Focusing for Zen practitioners:
Saturday, March 23, 2019
9 am to 5 pm at Still Mind Zendo
To register, fill out this Focusing Registration Form and mail in your check. Space is limited. Please register by March 15.
Julia McEvoy, SMZ senior jitsu, certified as a Focusing teacher by The Focusing Institute
Ronde Bradley, SMZ member, certified as a Focusing teacher by The Focusing Institute
A few words on Focusing by Roshi Janet Jiryu Abels:
"Focusing guides you to the deepest level of awareness within your body. It is on this level, unfamiliar to most people, that unresolved problems actually exist, and only on this level can they change." -- Dr. Eugene Gendlin
The modern Zen master Robert Aitken Roshi has said that Zen practitioners can find no better support for their practice than to learn Focusing.
Focusing was first articulated by the psychologist Dr. Eugene Gendlin in the 1960's. It is a simple method that helps ordinary people access and be with their feelings, especially difficult feelings -- part of the self-understanding necessary for the "letting go" in Zen. It also teaches how to access one's "body knowing" (as opposed to "head knowing") on an ongoing basis as a primary source of trusting oneself. Another word for "body knowing" is "experiential knowing," which is the "knowing" of Zen.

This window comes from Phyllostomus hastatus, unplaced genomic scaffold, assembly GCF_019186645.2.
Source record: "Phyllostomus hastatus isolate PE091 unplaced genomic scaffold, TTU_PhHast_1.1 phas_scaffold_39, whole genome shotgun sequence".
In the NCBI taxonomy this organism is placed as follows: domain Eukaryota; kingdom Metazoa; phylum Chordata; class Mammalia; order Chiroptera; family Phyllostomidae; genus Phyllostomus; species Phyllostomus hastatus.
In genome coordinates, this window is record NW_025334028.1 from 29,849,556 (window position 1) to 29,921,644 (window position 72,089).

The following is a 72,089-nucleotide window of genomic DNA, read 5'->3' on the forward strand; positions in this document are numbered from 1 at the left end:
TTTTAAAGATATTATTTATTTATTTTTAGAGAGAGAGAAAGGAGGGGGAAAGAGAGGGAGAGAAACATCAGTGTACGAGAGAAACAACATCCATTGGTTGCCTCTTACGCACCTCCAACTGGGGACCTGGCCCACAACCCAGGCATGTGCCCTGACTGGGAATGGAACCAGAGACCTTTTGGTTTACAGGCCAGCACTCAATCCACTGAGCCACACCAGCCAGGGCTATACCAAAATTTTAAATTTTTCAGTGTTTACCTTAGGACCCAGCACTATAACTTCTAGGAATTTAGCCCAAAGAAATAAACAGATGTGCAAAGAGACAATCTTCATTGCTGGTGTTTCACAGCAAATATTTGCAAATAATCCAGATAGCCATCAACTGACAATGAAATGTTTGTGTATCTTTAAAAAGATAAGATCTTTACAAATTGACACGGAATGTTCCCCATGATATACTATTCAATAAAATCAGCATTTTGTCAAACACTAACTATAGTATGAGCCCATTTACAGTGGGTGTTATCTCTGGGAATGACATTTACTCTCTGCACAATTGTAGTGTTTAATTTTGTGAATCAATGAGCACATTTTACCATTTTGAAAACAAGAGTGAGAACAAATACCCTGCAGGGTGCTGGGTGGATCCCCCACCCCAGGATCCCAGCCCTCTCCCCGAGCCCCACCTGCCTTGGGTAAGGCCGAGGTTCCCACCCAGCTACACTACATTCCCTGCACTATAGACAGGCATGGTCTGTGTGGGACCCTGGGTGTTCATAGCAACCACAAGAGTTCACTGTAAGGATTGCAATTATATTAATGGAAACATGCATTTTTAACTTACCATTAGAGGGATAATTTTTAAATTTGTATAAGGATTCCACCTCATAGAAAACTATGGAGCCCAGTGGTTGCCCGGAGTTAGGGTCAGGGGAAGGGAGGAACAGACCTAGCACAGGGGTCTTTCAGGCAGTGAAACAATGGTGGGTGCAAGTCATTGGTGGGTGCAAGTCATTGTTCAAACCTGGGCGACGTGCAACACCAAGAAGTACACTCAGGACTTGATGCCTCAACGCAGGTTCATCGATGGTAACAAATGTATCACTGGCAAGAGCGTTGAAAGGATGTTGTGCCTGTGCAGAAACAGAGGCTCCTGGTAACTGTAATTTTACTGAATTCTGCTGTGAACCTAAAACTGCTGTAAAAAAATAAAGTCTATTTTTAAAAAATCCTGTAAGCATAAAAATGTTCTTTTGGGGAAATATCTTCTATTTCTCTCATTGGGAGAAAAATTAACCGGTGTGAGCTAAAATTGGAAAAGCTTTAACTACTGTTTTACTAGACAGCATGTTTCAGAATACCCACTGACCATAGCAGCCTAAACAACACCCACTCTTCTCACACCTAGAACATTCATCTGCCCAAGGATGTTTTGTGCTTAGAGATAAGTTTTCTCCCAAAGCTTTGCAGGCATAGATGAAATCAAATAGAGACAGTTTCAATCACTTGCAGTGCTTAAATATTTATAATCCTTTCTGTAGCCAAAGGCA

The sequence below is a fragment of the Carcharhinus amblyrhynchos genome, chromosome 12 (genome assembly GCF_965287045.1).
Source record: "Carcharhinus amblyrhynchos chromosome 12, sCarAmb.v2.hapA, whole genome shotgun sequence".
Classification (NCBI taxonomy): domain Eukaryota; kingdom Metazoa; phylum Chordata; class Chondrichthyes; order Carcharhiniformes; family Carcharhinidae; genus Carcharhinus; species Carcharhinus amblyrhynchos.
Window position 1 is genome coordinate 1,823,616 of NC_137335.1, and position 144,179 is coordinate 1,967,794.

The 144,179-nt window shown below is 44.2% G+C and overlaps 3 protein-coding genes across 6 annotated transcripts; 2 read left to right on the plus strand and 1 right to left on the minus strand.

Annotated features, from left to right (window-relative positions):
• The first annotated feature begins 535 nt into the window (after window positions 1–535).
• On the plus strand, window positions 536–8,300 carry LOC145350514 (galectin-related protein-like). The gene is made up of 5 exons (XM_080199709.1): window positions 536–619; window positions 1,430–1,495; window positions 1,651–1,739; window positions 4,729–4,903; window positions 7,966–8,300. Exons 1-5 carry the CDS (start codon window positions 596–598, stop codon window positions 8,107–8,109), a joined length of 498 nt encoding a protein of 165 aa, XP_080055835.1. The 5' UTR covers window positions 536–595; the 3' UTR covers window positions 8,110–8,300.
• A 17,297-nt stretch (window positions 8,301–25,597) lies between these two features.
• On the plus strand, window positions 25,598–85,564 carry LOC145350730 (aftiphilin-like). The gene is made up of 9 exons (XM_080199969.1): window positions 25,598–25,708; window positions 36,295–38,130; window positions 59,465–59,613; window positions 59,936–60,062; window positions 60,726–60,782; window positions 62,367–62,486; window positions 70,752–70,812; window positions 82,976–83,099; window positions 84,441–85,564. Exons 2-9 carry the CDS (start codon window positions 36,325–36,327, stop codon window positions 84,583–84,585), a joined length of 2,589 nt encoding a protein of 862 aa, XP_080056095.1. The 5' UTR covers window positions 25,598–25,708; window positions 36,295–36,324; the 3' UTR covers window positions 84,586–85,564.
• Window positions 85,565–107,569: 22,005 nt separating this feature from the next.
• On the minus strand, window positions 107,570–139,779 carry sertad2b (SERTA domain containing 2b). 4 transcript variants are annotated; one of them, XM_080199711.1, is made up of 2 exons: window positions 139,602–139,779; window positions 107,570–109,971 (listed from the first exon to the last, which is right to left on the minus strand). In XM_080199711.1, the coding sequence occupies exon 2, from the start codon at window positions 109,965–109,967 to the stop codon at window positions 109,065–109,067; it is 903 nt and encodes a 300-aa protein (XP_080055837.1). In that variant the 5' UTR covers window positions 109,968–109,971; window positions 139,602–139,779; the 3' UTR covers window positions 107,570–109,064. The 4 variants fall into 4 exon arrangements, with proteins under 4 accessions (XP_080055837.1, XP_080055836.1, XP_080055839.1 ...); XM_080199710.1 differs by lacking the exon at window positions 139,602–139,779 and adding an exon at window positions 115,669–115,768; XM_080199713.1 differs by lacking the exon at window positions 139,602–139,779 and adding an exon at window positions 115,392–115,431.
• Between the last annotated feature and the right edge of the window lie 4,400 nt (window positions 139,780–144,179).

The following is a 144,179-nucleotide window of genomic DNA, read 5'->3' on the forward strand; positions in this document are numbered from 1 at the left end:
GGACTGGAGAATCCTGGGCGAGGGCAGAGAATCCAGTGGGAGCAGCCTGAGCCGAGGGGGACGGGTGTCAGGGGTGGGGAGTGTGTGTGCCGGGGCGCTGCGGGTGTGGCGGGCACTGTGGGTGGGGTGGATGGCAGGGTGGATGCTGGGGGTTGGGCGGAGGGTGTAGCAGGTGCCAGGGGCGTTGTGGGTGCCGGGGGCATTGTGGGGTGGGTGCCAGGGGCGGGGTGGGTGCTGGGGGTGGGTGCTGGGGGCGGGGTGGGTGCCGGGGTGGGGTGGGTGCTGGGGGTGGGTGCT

Accessing this deep level of awareness, accessing the richness and complexity of the relative self through the doorway of feelings, and learning to see that difficult feelings are not what they seem to be but rather are guides into the truth of who we are, is the work of Focusing.
Focusing is not Zen, but because it is so close to the process we follow in zazen, it is exceptionally helpful as a tool to assist us in the ultimate work of Zen, which is the surrender of self. As Professor David Fontana writes: "One needs to have a strong self in order to have the resources to go beyond it." Focusing helps us realize this strong self.
Please also refer to Roshi's January 2005 newsletter article "Zen and Focusing"